So if I'm not going to refer to Fear, nor non-dysfunctional anxiety, how do I talk about the positive side of anxiety? The positive side of destructive, dysfunctional anxiety is that it lets you know that something isn't going right and it motivates you to make changes that you otherwise wouldn't make. It also helps you deflect focus from areas where your control to make change is limited.
Social anxiety and other situational anxieties do a wonderful job of motivating us to change our behavior. The problem with them isn't the motivation, it's usually the direction or object that the anxiety focuses on for the change that's incorrect. For social anxiety, the issue may not be that someone really is that awful to have around, but it may be that the person with anxiety has to spend more time picking up on social cues that don't come easily to them or to their own need to recover and regain energy away from other people. Motivation=good. Objective=not so good.
In my practice, I find it very hopeful to speak with someone about their anxiety, because the negative, uneasy, self-destructive thoughts and feelings that they are experiencing help keep them focussed and motivated to make changes. There are so many people in therapy who aren't ready or willing to change. But you out there with anxiety-you are motivated! Someone will come in, work really hard on their problems and even though the anxiety starts to go away, they find that working on their issues is important for their own reasons. Without the anxiety they may not have been forced to make changes.
So. . . did I dodge the question or try to use a technicality to get out of the obvious: that anxiety isn't positive and even test anxiety doesn't help you do better. It's just a horrible side-effect of our brain not being that great and dropping a topic after it's no longer useful.
For most anxiety, it actually limits our brain's ability to make cognitive-based decisions about situations, decisions which may lead to better outcomes because they aren't clouded by misdirected motivation.
Enthrive North here to help sort this mess out with you.
I was pointed to an emotional piece on self-development and emotional decision making by Bethany Suckrow called "When Moving is Not the Magic Solution." It's a quick read, and seems to be talking about a very real concept: trying to change external factors to facilitate internal change. She thinks it didn't work out how she planned, which may be right. I think it worked out exactly how she needed it to.
I like that the article speaks indirectly about the predictive nature of our brains. In two places she refers to the narrative being much more beautiful than the actuality. Her brain (and, she expects that of the reader as well) had filled in the story's gaps with positive predictions. She didn't state this directly, maybe because she doesn't know what's happening, but what she's referring to is normal reaction: the brain of a healthy adult tends to fill gaps in information with happy, positive projections. The brains of depressed individuals tend to be more accurate in their predictions. Spend some time chewing on that.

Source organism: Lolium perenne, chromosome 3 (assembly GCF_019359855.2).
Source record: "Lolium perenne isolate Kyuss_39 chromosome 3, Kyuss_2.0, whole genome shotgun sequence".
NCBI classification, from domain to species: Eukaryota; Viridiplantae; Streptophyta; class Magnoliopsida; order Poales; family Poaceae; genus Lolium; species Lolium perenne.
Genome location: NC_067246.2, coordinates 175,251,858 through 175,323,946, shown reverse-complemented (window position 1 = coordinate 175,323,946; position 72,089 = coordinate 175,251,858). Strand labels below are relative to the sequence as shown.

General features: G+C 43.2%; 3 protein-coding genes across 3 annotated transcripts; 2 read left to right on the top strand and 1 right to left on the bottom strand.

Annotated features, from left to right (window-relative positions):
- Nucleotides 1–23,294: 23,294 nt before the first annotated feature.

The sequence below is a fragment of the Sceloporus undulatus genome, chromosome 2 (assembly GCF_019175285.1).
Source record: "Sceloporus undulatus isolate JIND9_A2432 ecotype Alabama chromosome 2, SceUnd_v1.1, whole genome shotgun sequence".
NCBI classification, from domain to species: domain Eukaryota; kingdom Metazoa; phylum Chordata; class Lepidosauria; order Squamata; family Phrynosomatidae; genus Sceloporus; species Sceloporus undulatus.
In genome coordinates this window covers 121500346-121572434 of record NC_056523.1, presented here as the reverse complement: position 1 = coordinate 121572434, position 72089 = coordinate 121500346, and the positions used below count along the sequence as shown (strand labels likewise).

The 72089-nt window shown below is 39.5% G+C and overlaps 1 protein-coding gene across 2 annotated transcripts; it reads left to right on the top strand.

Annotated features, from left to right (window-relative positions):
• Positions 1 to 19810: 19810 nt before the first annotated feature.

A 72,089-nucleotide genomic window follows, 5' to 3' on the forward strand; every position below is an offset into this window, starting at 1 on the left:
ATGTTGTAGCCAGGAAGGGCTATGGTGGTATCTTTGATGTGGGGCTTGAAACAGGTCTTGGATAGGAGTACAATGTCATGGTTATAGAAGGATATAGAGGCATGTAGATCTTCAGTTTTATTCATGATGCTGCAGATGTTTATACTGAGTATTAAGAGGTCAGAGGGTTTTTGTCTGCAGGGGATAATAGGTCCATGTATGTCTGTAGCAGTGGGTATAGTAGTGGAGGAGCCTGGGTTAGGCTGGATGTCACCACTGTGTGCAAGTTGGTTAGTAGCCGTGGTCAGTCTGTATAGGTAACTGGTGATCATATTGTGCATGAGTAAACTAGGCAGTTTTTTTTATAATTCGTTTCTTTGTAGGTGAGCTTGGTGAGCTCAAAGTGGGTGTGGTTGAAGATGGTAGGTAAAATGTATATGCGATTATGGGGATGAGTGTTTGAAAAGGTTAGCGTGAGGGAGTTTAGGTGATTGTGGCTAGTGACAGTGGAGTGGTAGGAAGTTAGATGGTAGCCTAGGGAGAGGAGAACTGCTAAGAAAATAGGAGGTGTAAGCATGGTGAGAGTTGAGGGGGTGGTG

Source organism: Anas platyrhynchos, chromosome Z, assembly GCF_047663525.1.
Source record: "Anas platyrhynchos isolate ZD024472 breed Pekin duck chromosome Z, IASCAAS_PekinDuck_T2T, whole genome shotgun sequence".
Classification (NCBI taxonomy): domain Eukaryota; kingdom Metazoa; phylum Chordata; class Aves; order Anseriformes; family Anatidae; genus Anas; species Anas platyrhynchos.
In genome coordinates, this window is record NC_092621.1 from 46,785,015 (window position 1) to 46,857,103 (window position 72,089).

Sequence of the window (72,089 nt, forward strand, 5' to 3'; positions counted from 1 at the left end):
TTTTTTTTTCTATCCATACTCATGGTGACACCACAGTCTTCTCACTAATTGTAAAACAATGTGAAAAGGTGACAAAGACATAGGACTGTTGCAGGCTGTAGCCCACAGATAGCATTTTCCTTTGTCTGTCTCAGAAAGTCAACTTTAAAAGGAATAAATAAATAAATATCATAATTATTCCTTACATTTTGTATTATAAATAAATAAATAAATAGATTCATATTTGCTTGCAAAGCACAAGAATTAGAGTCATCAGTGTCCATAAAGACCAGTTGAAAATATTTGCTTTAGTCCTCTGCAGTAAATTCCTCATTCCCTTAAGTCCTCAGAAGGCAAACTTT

Brains (especially those influenced by Facebook) also tend to share what makes our situation look positive. You can watch the author try to be honest about what happened in her situation, but she actually spends only a tiny amount of time describing the negatives and only in very general terms. It's as if her healthy brain is still monitoring and filtering what she shares, so as to keep her focussed on the positive aspects of her life.
Suckrow tried to present the reality of what moving means, but I think she missed the real issues, those being emotional. Even the hardships she talks about are as damaging emotionally and as difficult to get over internally as they are externally. It's really interesting to see that her conclusion is emotional even though she speaks only about functional changes and problems ("my mom had died"). She seems to still be caught in the trap of presenting empirical problems and information, even when she knows the struggle is emotional. Again, her brain seems to be in a healthy place, protecting her from both internal and external judgement about her emotional struggle in the situation.
Really lovely stuff. It's this stuff that makes me think that she got exactly what she needed: the space to fail, survive and prove to herself that her life isn't dependent on her mother or the stability of what she had in Chicago; that it's really dependent on her own work and actions. I think she found some beautiful conclusions, and I think we could enrich it more.
What if we changed: "Wherever we go, there we are."
Into: We can be, wherever we are.
Bethany thinks it this way, "Each of us absolutely have permission to pursue lives that make us content and fulfilled. But there is no magic formula, no reset button, no shortcut to a better version of our lives. There’s no quick leap into the future where everything is fine and nothing hurts." I don't agree with this.